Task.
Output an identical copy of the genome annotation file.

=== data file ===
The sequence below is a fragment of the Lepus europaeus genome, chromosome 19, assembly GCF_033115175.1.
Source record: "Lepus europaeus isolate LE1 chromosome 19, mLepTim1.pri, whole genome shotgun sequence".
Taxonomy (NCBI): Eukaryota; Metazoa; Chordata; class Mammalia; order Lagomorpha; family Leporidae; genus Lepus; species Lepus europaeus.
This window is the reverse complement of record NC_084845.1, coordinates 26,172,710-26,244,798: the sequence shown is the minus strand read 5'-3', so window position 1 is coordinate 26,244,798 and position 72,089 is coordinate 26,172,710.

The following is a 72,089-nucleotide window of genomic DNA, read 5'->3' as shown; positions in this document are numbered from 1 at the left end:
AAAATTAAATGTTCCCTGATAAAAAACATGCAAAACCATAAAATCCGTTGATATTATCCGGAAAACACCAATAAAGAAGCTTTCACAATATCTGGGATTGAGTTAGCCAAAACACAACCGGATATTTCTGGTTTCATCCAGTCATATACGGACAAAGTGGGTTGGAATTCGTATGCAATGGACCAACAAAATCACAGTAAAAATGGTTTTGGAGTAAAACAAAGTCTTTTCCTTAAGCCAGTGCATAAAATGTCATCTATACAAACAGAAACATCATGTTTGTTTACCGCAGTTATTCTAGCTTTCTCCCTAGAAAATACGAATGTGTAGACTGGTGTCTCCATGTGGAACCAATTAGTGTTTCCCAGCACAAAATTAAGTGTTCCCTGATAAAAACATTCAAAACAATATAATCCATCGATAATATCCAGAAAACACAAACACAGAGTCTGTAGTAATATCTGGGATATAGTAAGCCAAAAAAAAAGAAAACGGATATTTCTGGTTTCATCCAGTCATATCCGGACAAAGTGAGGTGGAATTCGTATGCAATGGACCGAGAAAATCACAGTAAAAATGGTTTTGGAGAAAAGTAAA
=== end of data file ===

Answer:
The sequence below is a fragment of the Lepus europaeus genome, chromosome 19, assembly GCF_033115175.1.
Source record: "Lepus europaeus isolate LE1 chromosome 19, mLepTim1.pri, whole genome shotgun sequence".
Taxonomy (NCBI): Eukaryota; Metazoa; Chordata; class Mammalia; order Lagomorpha; family Leporidae; genus Lepus; species Lepus europaeus.
This window is the reverse complement of record NC_084845.1, coordinates 26,172,710-26,244,798: the sequence shown is the minus strand read 5'-3', so window position 1 is coordinate 26,244,798 and position 72,089 is coordinate 26,172,710.

The following is a 72,089-nucleotide window of genomic DNA, read 5'->3' as shown; positions in this document are numbered from 1 at the left end:
AAAATTAAATGTTCCCTGATAAAAAACATGCAAAACCATAAAATCCGTTGATATTATCCGGAAAACACCAATAAAGAAGCTTTCACAATATCTGGGATTGAGTTAGCCAAAACACAACCGGATATTTCTGGTTTCATCCAGTCATATACGGACAAAGTGGGTTGGAATTCGTATGCAATGGACCAACAAAATCACAGTAAAAATGGTTTTGGAGTAAAACAAAGTCTTTTCCTTAAGCCAGTGCATAAAATGTCATCTATACAAACAGAAACATCATGTTTGTTTACCGCAGTTATTCTAGCTTTCTCCCTAGAAAATACGAATGTGTAGACTGGTGTCTCCATGTGGAACCAATTAGTGTTTCCCAGCACAAAATTAAGTGTTCCCTGATAAAAACATTCAAAACAATATAATCCATCGATAATATCCAGAAAACACAAACACAGAGTCTGTAGTAATATCTGGGATATAGTAAGCCAAAAAAAAAGAAAACGGATATTTCTGGTTTCATCCAGTCATATCCGGACAAAGTGAGGTGGAATTCGTATGCAATGGACCGAGAAAATCACAGTAAAAATGGTTTTGGAGAAAAGTAAA